In 1979, following the birth of their two sons, Bob Motwani was diagnosed with scleroderma, a chronic disease that causes the hardening of the body’s connective tissues. The couple went to many doctors and hospitals, but nothing gave them real hope. There was no cure and his life expectancy after diagnosis was 10 to 12 years. At the urging of their families, they went to India to explore medical options there. “It was such a scary time,” Motwani says. “Travel to India was so expensive and we had our two little boys. We were spending our limited resources, but nothing gave us much hope. One doctor told us that a cold climate is not good for this disease.”

By 1986, the couple decided they would live in Florida full time, and invested in the Merrimac Hotel in Fort Lauderdale Beach. “It was run down, but it was beachfront property,” Motwani says. “We couldn’t afford the asking price, so I told Bob to just throw out a number we could work with and see what happens.”

The Motwanis saw the business potential to invest in the area, piggybacking on the steady revenue from the rowdy yet reliable “spring break” crowd that promised high returns, when thousands of young people would converge on the beach town. But Fort Lauderdale cracked down on the seasonal debauchery, the city imposed new rules and authorities enforced them.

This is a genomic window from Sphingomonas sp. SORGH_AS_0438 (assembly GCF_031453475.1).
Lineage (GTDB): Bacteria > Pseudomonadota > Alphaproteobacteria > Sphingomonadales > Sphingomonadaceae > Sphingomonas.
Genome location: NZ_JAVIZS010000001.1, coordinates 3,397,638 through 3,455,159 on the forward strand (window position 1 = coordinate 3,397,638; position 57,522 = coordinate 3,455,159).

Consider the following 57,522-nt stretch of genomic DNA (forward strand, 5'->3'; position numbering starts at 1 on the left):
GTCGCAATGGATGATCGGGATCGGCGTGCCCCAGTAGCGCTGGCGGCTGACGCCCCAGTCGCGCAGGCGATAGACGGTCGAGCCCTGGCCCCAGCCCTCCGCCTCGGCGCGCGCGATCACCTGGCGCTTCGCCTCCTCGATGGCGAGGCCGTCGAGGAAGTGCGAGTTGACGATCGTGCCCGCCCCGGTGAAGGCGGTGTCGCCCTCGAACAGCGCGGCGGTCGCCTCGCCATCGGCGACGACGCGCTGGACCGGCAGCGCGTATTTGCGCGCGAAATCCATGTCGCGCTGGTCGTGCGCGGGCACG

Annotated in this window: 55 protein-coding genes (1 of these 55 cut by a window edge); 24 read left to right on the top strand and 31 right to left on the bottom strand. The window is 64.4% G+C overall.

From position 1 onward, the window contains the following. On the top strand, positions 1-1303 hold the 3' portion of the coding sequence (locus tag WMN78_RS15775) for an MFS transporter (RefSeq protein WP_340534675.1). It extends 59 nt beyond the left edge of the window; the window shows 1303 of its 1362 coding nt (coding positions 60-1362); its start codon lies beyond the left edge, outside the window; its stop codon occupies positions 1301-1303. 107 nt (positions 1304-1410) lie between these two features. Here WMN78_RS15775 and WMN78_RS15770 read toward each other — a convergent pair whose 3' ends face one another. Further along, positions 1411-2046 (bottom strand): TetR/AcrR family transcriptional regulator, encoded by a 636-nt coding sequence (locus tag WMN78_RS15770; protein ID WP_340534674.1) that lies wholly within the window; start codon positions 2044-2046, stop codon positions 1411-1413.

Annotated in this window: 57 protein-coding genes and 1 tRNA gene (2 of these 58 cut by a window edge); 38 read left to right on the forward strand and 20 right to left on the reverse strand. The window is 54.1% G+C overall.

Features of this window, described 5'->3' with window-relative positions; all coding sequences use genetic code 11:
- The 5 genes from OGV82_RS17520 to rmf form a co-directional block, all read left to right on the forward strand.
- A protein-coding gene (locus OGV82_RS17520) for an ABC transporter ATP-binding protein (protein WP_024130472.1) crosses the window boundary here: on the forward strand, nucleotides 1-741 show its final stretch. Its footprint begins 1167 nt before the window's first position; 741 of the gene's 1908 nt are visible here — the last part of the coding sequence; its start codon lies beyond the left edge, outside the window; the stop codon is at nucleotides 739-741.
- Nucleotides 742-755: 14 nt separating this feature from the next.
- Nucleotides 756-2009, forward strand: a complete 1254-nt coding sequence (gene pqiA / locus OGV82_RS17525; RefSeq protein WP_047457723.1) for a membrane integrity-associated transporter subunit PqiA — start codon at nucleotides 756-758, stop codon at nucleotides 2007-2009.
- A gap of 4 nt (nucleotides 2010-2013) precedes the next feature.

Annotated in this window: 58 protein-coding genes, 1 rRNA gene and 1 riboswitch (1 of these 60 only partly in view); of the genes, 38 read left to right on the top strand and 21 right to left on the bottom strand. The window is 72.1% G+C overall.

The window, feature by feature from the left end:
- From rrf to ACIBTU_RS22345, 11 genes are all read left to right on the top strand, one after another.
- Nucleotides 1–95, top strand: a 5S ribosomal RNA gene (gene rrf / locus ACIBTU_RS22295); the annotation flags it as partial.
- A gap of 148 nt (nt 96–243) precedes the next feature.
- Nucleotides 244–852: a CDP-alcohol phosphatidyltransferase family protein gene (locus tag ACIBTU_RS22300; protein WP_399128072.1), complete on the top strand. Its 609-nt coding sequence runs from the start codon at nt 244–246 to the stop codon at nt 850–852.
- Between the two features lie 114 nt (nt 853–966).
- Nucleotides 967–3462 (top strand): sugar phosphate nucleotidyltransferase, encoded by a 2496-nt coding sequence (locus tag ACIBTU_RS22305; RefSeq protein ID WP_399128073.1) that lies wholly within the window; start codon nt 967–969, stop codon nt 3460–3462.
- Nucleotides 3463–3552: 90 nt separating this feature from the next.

“This drove away the young people,” Motwani remembers. “We never got the income from spring break that we expected when we bought the hotel. This was devastating to all the hotel owners. Many left their keys on the front desk and deserted their properties. I decided if we couldn’t increase our business, then we had to cut down on expenses. We did all the housekeeping and maintenance ourselves. I had kept our business in St. Louis and I returned there every two weeks to keep that business going. I worked 24/7 in those days.”

While the Motwanis watched fellow beach moteliers slip into bankruptcy with record cancellations and dips in occupancy, they still believed in the Fort Lauderdale Beach area and proceeded to dig in. It was then that the couple shored up finances to acquire the Gold Coast and Tropic Cay motels, which they owned and operated until, at the peak of their momentum in 1994, Bob suddenly passed away at the age of 47. Ramola had to think hard about what to do next.

“Our sons were teenagers then and we were all devastated at the loss of my husband,” she says. “He was so loving and as far as the business went, he was the spokesperson. He was the one who made the deals. His death left me with a choice: I could sell everything, or I could move forward with our plans. I wanted to preserve my sons’ future, so I chose to persevere.”